3.2. Plasma and Liver Lipids, Glucose and Circulating Liver Enzymes

All measurements including circulating levels of aspartate aminotransferase (AST) and lactate dehydrogenase (LDH) were carried out by Analytical Services at the Rowett Institute of Nutrition and Health, using a Thermo Konelab 30 clinical analyser and the appropriate kits supplied by Thermo Kone (Manchester, UK). Liver lipids were extracted and measured using a chloroform/methanol extraction according to the method of Bligh and Dyer [24].

3.3. Semi Quantitative RT-PCR

Total RNA was isolated using tissue depots, from three representative animals from each treatment, using Trizol (Invitrogen, Paisley, UK) according to the manufacturers’ instructions. RNA integrity and concentration were measured using the Agilent bioanalyser (Agilent Technologies UK Ltd, Stockport, UK). cDNA was prepared using the Protoscript cDNA synthesis kit (ABgene, Epsom, UK) using 1μg total RNA and a 2720 thermocycler (Applied Biosystems, Warrington, UK). Genes were amplified using the following primers: β-actin (forward primer: 5’-AGC ACA ATG AAG ATC AAG AT, reverse primer: 5’-TGT AAC GCA ACT AAG TCA TA); uncoupling protein-1 (UCP-1) (forward primer: 5’-ATA CTG GCA GAT GAC GTC CC, reverse primer: 5’-ATC CGA GTC GCA GAA AAG AA); lipoprotein lipase (LPL) (forward primer: 5’- CCT GAA GAC TCG CTC TCA GA, reverse primer: 5’-TTG GTT TGT CCA GTG TCA GC); hormone sensitive lipase (HSL) (forward primer: 5’-AGG ACA CCT TGG CTT GAG CG, reverse primer: 5’-TGC CCA GGA GTG TGT CTG AG); peroxisome proliferator-activated receptor-γ (PPARγ) (forward primer: 5’-TGA TAT CGA CCA GCT GAA CC, reverse primer: 5’-GTC CTC CAG CTG GTT CGC CA); sterol regulatory element binding protein-1c (SREBP-1c) (forward primer: 5’-GCG GAG CCA TGG ATT GCA C, reverse primer: 5’-CTC TTC CTT GAT ACC AGG CCC); Adiponectin (forward primer: 5’-GGA ACT CGA GTG TCA CGA TG, reverse primer: 5’-TGG CAG CCT TCA GGA ACC CT); GLUT4 (forward primer: 5’-TCT CGG TGC TCT TAG TAG, reverse primer: 5’-CCA ATC TCA AAG AAG GCC ACA AA). All genes were amplified by heating at 94 °C, for 4 min, then 94 °C for 45 sec, 60 °C for 45 sec, 72 °C for 45 sec, for 25 cycles (β-actin), for 30 cycles (UCP-1, LPL, HSL), for 40 cycles (Adiponectin, GLUT4) or for 50 cycles (PPARγ), except SREBP-1c which was amplified by heating at 94 °C for 4 min, then 94 °C for 45 sec, 52 °C for 45 sec, 72 °C for 45 sec, for 30 cycles. PCR products of the predicted size were quantified on agarose gels using the UviPhoto gel documentation system (Uvitec Ltd, Cambridge, UK) and AIDA software (Raytest, Straubenhardt, Germany). For each amplified sequence, the number of PCR cycles was previously determined to lie within the linear range (data not shown). For normalization, β-actin levels were used as an internal control.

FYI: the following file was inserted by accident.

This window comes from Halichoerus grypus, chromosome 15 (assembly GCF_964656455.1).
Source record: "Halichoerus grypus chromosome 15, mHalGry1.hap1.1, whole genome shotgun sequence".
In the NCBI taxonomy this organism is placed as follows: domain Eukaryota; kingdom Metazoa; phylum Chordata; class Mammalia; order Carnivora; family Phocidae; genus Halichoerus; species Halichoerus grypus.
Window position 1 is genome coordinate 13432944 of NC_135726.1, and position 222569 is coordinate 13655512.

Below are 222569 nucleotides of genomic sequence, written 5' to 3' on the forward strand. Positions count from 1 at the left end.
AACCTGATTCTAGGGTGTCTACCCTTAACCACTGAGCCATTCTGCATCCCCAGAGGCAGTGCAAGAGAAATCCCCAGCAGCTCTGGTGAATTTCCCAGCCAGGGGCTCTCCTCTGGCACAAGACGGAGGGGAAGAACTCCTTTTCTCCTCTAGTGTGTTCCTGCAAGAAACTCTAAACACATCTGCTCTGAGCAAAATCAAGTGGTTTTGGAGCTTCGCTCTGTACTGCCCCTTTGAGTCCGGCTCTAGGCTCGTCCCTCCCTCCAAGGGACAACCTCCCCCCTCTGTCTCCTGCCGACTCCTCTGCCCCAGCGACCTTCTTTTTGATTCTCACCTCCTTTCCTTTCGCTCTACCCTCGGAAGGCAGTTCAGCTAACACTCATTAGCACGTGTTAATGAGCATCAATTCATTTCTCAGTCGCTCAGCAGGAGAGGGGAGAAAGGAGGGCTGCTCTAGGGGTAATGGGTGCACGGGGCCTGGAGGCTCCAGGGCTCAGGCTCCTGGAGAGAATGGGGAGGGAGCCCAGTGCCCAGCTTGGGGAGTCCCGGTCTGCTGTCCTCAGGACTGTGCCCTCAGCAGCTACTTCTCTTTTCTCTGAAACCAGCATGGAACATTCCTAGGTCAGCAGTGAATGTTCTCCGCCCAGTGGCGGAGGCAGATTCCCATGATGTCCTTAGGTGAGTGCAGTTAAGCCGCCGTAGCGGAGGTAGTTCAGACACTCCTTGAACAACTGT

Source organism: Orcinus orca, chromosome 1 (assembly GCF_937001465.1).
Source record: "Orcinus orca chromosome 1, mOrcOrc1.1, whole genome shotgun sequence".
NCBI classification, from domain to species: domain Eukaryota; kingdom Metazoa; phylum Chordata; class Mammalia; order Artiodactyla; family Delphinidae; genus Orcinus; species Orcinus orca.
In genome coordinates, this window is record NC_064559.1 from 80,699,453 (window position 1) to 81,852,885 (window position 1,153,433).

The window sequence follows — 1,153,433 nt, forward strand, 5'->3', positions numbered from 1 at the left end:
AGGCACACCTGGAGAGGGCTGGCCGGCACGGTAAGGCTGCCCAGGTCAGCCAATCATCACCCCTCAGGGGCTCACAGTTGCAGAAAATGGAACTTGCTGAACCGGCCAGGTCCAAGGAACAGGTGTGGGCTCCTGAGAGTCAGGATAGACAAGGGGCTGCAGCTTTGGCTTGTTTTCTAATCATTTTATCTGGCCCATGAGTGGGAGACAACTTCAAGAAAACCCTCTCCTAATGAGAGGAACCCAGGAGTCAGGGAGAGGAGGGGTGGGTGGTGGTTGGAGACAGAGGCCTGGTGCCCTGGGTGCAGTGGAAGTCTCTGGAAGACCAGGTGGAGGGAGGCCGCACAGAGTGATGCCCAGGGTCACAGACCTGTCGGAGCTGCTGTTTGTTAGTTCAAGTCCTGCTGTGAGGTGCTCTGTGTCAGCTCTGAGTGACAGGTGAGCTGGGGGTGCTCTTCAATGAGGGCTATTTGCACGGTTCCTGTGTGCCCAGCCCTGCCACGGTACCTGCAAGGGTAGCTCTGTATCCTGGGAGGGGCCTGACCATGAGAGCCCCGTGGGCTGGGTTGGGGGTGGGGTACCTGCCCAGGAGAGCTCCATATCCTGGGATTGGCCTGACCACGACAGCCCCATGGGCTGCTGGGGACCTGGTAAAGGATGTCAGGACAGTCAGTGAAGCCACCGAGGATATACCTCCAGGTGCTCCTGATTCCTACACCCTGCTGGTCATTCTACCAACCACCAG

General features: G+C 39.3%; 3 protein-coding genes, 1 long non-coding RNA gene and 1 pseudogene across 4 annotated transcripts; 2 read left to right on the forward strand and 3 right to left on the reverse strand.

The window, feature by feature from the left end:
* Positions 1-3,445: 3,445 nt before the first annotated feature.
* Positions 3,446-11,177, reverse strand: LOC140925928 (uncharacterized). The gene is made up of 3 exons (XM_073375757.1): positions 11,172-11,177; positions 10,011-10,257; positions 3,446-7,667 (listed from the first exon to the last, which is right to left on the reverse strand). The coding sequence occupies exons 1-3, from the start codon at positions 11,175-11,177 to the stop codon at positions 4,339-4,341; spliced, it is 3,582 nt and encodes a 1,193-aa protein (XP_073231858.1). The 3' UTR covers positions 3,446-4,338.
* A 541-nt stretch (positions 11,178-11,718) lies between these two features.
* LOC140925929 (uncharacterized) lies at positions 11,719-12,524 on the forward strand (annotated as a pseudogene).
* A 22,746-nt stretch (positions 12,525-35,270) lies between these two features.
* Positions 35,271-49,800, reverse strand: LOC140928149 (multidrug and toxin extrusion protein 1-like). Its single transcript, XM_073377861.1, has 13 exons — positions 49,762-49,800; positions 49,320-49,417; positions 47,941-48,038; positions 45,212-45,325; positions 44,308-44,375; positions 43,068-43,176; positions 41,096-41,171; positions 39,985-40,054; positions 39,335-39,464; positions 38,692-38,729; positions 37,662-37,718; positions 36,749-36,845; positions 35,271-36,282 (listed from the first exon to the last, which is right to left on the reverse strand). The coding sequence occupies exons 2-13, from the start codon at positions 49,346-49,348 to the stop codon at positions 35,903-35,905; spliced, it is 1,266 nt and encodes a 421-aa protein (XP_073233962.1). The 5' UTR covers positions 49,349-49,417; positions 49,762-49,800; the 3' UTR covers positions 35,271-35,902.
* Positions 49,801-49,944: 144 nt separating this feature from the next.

3.4. In Situ Hybridization